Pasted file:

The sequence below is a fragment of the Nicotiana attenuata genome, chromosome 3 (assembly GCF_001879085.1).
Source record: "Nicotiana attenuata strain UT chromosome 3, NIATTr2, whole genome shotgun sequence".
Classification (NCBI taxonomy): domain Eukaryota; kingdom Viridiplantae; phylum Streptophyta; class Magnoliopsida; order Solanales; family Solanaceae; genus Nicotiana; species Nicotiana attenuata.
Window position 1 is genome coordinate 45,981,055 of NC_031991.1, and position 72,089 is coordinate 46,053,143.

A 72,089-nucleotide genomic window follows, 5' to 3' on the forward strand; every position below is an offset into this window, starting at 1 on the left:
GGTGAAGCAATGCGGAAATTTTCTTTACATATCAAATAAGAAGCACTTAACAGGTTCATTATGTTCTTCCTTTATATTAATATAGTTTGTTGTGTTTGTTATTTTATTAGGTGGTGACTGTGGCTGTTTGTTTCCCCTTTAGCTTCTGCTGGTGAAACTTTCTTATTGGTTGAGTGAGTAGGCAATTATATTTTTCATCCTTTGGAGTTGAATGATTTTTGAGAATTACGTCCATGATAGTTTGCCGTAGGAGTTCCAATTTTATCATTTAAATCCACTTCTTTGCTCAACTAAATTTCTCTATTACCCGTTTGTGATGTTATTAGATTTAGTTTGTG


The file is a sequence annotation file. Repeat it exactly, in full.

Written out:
The sequence below is a fragment of the Nicotiana attenuata genome, chromosome 3 (assembly GCF_001879085.1).
Source record: "Nicotiana attenuata strain UT chromosome 3, NIATTr2, whole genome shotgun sequence".
Classification (NCBI taxonomy): domain Eukaryota; kingdom Viridiplantae; phylum Streptophyta; class Magnoliopsida; order Solanales; family Solanaceae; genus Nicotiana; species Nicotiana attenuata.
Window position 1 is genome coordinate 45,981,055 of NC_031991.1, and position 72,089 is coordinate 46,053,143.

A 72,089-nucleotide genomic window follows, 5' to 3' on the forward strand; every position below is an offset into this window, starting at 1 on the left:
GGTGAAGCAATGCGGAAATTTTCTTTACATATCAAATAAGAAGCACTTAACAGGTTCATTATGTTCTTCCTTTATATTAATATAGTTTGTTGTGTTTGTTATTTTATTAGGTGGTGACTGTGGCTGTTTGTTTCCCCTTTAGCTTCTGCTGGTGAAACTTTCTTATTGGTTGAGTGAGTAGGCAATTATATTTTTCATCCTTTGGAGTTGAATGATTTTTGAGAATTACGTCCATGATAGTTTGCCGTAGGAGTTCCAATTTTATCATTTAAATCCACTTCTTTGCTCAACTAAATTTCTCTATTACCCGTTTGTGATGTTATTAGATTTAGTTTGTG